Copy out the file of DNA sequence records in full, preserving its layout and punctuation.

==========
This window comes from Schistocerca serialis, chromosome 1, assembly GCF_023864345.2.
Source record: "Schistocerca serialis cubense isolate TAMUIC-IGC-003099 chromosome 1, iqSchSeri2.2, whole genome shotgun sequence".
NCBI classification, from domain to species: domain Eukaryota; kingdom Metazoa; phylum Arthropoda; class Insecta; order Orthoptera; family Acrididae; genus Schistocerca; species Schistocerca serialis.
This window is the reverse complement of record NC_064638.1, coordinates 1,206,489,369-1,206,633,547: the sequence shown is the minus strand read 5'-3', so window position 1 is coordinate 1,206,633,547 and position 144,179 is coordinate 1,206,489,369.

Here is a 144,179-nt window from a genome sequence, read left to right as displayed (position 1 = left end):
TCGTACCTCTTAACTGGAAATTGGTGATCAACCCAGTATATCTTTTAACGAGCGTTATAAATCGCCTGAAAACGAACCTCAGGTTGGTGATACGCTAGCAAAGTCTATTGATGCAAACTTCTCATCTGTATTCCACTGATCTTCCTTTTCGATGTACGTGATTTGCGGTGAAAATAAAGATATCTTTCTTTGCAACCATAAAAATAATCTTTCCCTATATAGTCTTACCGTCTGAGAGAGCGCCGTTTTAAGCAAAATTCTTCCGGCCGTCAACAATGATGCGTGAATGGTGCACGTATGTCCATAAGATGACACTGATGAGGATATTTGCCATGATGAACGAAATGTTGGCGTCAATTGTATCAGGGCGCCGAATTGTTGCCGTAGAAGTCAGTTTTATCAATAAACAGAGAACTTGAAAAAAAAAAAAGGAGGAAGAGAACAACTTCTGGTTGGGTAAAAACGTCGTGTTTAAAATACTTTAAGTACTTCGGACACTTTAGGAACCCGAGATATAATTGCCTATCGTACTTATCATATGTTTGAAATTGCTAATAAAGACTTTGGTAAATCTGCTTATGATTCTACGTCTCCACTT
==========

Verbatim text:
This window comes from Schistocerca serialis, chromosome 1, assembly GCF_023864345.2.
Source record: "Schistocerca serialis cubense isolate TAMUIC-IGC-003099 chromosome 1, iqSchSeri2.2, whole genome shotgun sequence".
NCBI classification, from domain to species: domain Eukaryota; kingdom Metazoa; phylum Arthropoda; class Insecta; order Orthoptera; family Acrididae; genus Schistocerca; species Schistocerca serialis.
This window is the reverse complement of record NC_064638.1, coordinates 1,206,489,369-1,206,633,547: the sequence shown is the minus strand read 5'-3', so window position 1 is coordinate 1,206,633,547 and position 144,179 is coordinate 1,206,489,369.

Here is a 144,179-nt window from a genome sequence, read left to right as displayed (position 1 = left end):
TCGTACCTCTTAACTGGAAATTGGTGATCAACCCAGTATATCTTTTAACGAGCGTTATAAATCGCCTGAAAACGAACCTCAGGTTGGTGATACGCTAGCAAAGTCTATTGATGCAAACTTCTCATCTGTATTCCACTGATCTTCCTTTTCGATGTACGTGATTTGCGGTGAAAATAAAGATATCTTTCTTTGCAACCATAAAAATAATCTTTCCCTATATAGTCTTACCGTCTGAGAGAGCGCCGTTTTAAGCAAAATTCTTCCGGCCGTCAACAATGATGCGTGAATGGTGCACGTATGTCCATAAGATGACACTGATGAGGATATTTGCCATGATGAACGAAATGTTGGCGTCAATTGTATCAGGGCGCCGAATTGTTGCCGTAGAAGTCAGTTTTATCAATAAACAGAGAACTTGAAAAAAAAAAAAGGAGGAAGAGAACAACTTCTGGTTGGGTAAAAACGTCGTGTTTAAAATACTTTAAGTACTTCGGACACTTTAGGAACCCGAGATATAATTGCCTATCGTACTTATCATATGTTTGAAATTGCTAATAAAGACTTTGGTAAATCTGCTTATGATTCTACGTCTCCACTT